With the recently passed overtime rule changes to the Fair Labor Standards Act, employers are likely
asking a lot of questions. Which of my employees are newly eligible for
overtime? How closely do I really have to track things? And, what about
tips, bonuses, and other wages that aren’t part of an employee’s salary
but do factor into their annual take-home pay?
These are all great questions, and
HR Support Center has the information you need. Take a look at our
recent question about commission pay, below, and check out
Paycor’s Department of Labor Resource Center to find other answers you need.
_DOL RULES UPDATE
On November 22, a U.S. District ruled in favor of an injunction blocking
the final overtime rules from being implemented on December 1, 2016. At
this time, we are awaiting more information on updates to the rule and
the final implementation date.
If you have implemented changes already, we recommend businesses not
change any plans, pay structures, or policies that have been updated._
We have two currently salaried employees who make about $42,000 per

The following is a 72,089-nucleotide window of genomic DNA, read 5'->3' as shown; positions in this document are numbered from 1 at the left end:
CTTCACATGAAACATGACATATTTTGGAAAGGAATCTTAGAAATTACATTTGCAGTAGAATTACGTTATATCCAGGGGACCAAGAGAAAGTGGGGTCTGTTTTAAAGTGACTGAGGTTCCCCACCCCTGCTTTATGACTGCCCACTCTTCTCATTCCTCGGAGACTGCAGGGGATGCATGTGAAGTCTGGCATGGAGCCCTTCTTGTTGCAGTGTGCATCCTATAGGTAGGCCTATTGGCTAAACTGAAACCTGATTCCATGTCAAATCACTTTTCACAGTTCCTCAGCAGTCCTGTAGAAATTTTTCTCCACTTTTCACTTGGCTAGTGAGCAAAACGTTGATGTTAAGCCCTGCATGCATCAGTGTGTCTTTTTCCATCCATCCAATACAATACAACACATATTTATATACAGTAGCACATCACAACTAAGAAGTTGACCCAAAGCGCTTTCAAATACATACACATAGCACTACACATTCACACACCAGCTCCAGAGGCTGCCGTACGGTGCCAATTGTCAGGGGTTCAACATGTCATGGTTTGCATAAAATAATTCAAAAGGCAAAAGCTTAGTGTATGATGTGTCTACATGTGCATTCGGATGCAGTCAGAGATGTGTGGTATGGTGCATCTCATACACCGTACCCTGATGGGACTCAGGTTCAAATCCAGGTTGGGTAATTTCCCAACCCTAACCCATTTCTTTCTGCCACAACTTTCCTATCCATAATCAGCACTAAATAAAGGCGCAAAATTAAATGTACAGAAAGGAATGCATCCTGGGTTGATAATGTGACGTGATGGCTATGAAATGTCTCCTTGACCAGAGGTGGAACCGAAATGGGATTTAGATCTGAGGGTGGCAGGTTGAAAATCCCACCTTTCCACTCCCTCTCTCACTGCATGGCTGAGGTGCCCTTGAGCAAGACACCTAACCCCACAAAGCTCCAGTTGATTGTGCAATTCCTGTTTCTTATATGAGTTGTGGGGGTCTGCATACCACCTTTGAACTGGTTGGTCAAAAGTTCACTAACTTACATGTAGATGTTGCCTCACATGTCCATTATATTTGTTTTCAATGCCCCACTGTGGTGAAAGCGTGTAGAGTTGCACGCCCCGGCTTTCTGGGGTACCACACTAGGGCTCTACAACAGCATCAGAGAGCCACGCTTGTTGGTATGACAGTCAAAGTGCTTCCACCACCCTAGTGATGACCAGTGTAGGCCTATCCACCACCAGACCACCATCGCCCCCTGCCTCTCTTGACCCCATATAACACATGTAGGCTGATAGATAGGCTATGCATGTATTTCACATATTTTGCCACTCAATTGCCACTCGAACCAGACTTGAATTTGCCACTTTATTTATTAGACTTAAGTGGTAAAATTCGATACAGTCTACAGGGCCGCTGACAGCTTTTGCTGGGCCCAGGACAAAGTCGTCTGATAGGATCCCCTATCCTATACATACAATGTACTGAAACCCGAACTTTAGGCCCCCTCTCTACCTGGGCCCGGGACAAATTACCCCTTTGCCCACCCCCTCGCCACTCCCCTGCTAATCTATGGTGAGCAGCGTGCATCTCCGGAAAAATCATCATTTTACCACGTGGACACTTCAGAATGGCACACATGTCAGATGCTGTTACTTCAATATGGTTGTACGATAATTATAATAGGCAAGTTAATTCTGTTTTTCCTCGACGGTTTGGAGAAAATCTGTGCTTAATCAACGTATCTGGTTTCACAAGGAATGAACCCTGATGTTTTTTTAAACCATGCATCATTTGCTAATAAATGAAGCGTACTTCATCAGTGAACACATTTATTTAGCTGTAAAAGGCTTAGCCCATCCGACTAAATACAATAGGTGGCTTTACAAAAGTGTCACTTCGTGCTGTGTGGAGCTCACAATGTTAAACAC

year. However, with commissions, we estimate that they will make $48,000
or more per year. They can still be exempt, right? What happens if their
commissions do not exceed the minimum of $47,476 as expected? We’ve
double checked the duties test and they both qualify as executives.
We’re just worried about the salary threshold.
Great questions! This is definitely something employers with
commissioned employees will want to keep an eye on. You are correct that
if these employees make over $48,000, they can remain exempt. Up to 10%
of the minimum salary threshold – $4,747 – may come from
non-discretionary bonuses, commissions, or other incentive pay. Your
commissioned employees will therefore need to be paid a guaranteed base
salary of $42,729.
These incentive payments must be made on at least a quarterly basis, and
if the employee does not earn enough of the incentive pay to reach the
exempt salary threshold (pro-rated for the quarter, month, or whatever
period you’re using), the employer must pay the difference in order to
keep the employee’s exemption intact. The DOL calls these “catch-up
Here’s how these catch-up payments work. Because the annual salary
threshold will be $47,476 and incentive pay must be made on a quarterly
basis, commissioned employees need to make at least 25% of that amount
(or $11,869) in base pay plus commission each quarter. If they make less
than that amount per quarter, you’ll need to make a catch-up payment to
cover the difference.
This payment must be made within one pay period and must only count
toward their income during the previous quarter. If you fail to make a
sufficient catch-up payment, the employee will be entitled to overtime
pay for any overtime hours worked during that quarter.
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